Special Issue "Ultrasound Diagnosis and Guided Intervention of Musculoskeletal/Neuromuscular Pathology"

A special issue of Diagnostics (ISSN 2075-4418). This special issue belongs to the section "Medical Imaging".

Deadline for manuscript submissions: closed (30 April 2020).

Special Issue Editors

Dr. Ke-Vin Chang
E-Mail Website
Guest Editor
1. Department of Physical Medicine and Rehabilitation and Community and Geriatric Research Center, National Taiwan University Hospital, Bei-Hu Branch, Taipei, Taiwan
2. Department of Physical Medicine and Rehabilitation, College of Medicine, National Taiwan University, Taipei, Taiwan
Interests: muscuoloskeletal ultrasound; pain management research; meta-analysis
Special Issues and Collections in MDPI journals
Dr. Kentaro Onishi
E-Mail Website
Guest Editor
Department of Physical Medicine and Rehabilitation, Universiy of Pittsburgh, School of Medicine, Pittsburgh, PA 15213, USA
Interests: diagnostic ultrasound; sport medicine; regenerative medicine
Dr. Timur Ekiz
E-Mail Website
Guest Editor
Department of Physical Therapy and Rehabilitation, Faculty of Healthy Sciences, İstanbul Gedik University, İstanbul, Turkey
Interests: musculoskeletal ultrasound; osteoporosis; rehabiitation

Special Issue Information

Dear Colleagues,

The use of clinical symptoms and physical findings for the diagnosis of musculoskeletal disorders is often unreliable. The advancement of ultrasound technology has enabled the delineation of the reciprocal anatomy of the regions, thereby enhancing identification of the underlying pathology. There are many advantages of using ultrasound to explore musculoskeletal pain, including the lack of radiation, real-time imaging, non-invasive evaluation of vascularity and allowance of dynamic studies. Recently, the development of elastography has improved the qualitative and quantitative evaluation of mechanical properties of tendons and muscles, providing better diagnostic accuracy and follow-up of musculoskeletal disorders. Furthermore, compared with magnetic resonance imaging, ultrasound is comparatively better for identifying origins of peripheral and axial musculoskeletal pain.

Once the cause of pain is correctly diagnosed, the intervention instrument can also be directed through ultrasound guidance, increasing the rate of treatment success. Several systematic reviews and meta-analyses have pointed out that ultrasound guidance leads to more effective treatment of musculoskeletal pain than landmark guidance. Since pain severely hampers quality of life and is treated as the fifth vital sign, the determination of how ultrasound can assist in the management of pain has emerged as one of the most important issues for pain physicians. Therefore, this Special Issue will provide a collection of narrative or systematic reviews, basic research and clinical studies which employ ultrasound to identify the origin and associations of musculoskeletal pain as well as to guide interventions. Since nerve entrapment is a common etiology of musculoskeletal pain, we also welcome articles investigating ultrasound-guided treatment for peripheral nerve entrapment syndrome.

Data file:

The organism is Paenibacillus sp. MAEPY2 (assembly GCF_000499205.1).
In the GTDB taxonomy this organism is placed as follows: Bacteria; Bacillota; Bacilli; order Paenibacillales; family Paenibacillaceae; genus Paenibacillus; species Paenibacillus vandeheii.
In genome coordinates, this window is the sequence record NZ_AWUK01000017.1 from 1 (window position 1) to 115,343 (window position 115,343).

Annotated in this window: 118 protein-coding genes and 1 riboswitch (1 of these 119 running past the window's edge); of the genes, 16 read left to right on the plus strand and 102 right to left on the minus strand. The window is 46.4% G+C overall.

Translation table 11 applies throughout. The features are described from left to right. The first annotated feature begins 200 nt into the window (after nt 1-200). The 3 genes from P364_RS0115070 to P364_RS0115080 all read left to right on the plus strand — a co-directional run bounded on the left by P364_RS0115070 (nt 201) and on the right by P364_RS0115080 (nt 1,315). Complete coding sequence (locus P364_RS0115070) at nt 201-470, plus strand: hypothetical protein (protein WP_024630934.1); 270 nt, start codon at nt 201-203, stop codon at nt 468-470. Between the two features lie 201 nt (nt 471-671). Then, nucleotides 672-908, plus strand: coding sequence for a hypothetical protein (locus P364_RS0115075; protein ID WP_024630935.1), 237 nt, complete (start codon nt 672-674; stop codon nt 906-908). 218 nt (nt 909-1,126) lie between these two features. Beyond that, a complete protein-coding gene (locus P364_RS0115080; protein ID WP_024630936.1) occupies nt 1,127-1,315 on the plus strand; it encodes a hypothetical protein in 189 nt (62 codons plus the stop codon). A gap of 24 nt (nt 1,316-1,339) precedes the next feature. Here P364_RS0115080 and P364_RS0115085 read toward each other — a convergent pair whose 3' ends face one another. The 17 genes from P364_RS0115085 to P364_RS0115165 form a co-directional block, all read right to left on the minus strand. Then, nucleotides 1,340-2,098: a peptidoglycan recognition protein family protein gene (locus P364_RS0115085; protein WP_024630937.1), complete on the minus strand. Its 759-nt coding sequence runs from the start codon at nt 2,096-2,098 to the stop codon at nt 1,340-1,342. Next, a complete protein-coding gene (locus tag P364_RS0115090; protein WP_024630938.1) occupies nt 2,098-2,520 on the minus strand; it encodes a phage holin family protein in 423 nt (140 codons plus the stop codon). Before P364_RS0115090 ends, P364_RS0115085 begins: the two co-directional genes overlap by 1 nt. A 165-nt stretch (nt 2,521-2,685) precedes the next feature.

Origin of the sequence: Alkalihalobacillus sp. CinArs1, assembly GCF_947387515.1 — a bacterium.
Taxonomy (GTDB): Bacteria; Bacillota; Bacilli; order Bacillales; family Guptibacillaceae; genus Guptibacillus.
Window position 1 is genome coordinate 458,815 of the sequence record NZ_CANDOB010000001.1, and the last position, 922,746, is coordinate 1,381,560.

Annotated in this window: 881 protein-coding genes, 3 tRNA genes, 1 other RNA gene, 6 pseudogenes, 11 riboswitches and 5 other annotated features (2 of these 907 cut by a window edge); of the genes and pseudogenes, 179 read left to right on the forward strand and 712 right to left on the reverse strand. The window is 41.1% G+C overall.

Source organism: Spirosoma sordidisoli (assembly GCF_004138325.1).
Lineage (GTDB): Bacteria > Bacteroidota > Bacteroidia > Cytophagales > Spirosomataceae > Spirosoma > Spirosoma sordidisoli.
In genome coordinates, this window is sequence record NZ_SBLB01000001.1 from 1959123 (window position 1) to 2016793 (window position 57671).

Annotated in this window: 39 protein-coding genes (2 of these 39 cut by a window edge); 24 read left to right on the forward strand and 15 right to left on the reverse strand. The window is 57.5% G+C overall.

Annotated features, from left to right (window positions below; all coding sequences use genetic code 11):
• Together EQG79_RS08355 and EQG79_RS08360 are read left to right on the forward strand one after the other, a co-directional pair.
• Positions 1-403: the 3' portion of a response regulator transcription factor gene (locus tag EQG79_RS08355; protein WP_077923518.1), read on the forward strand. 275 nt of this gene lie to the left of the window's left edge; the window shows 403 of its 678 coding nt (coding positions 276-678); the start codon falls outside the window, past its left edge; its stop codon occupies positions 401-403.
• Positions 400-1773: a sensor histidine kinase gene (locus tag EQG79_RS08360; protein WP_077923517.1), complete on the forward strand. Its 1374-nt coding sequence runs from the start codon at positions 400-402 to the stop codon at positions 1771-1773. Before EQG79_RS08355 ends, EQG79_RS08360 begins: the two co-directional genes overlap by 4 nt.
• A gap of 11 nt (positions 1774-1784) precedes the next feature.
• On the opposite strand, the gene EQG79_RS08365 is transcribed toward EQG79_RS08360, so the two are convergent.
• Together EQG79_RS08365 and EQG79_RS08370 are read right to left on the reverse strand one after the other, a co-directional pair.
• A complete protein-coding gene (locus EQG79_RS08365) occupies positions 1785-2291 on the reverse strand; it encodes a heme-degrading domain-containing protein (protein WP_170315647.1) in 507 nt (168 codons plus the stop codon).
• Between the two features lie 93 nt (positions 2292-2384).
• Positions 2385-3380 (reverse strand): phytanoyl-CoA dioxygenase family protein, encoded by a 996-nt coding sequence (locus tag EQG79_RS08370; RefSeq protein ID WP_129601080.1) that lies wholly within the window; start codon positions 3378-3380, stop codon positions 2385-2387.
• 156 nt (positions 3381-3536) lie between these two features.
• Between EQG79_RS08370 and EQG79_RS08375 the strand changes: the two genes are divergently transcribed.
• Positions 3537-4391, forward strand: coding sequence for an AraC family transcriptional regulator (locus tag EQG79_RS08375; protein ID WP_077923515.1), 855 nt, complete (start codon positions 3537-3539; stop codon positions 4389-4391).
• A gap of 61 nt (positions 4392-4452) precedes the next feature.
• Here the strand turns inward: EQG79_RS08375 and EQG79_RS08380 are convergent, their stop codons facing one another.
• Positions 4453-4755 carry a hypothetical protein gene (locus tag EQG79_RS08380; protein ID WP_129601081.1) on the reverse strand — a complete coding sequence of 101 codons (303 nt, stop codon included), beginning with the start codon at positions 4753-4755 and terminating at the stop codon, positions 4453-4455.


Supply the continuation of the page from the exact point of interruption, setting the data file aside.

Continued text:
Potential topics include, but are not limited to, the following:

  • Association of ultrasound diagnosed musculoskeletal painful disorders with pathologies obtained from other imaging modalities;
  • Accuracy of ultrasound imaging in the diagnosis of musculoskeletal pain compared with surgical and radiological findings;
  • Education/training of musculoskeletal ultrasound in the diagnosis of musculoskeletal painful syndrome;
  • Comparative effectiveness of ultrasound-guided treatments for musculoskeletal painful syndrome;
  • Use of ultrasound elastography for diagnosis and follow up of musculoskeletal pain.

Dr. Ke-Vin Chang
Dr. Kentaro Onishi
Dr. Timur Ekiz
Guest Editor

Manuscript Submission Information

Manuscripts should be submitted online at www.mdpi.com by registering and logging in to this website. Once you are registered, click here to go to the submission form. Manuscripts can be submitted until the deadline. All papers will be peer-reviewed. Accepted papers will be published continuously in the journal (as soon as accepted) and will be listed together on the special issue website. Research articles, review articles as well as short communications are invited. For planned papers, a title and short abstract (about 100 words) can be sent to the Editorial Office for announcement on this website.

Submitted manuscripts should not have been published previously, nor be under consideration for publication elsewhere (except conference proceedings papers). All manuscripts are thoroughly refereed through a single-blind peer-review process. A guide for authors and other relevant information for submission of manuscripts is available on the Instructions for Authors page. Diagnostics is an international peer-reviewed open access monthly journal published by MDPI.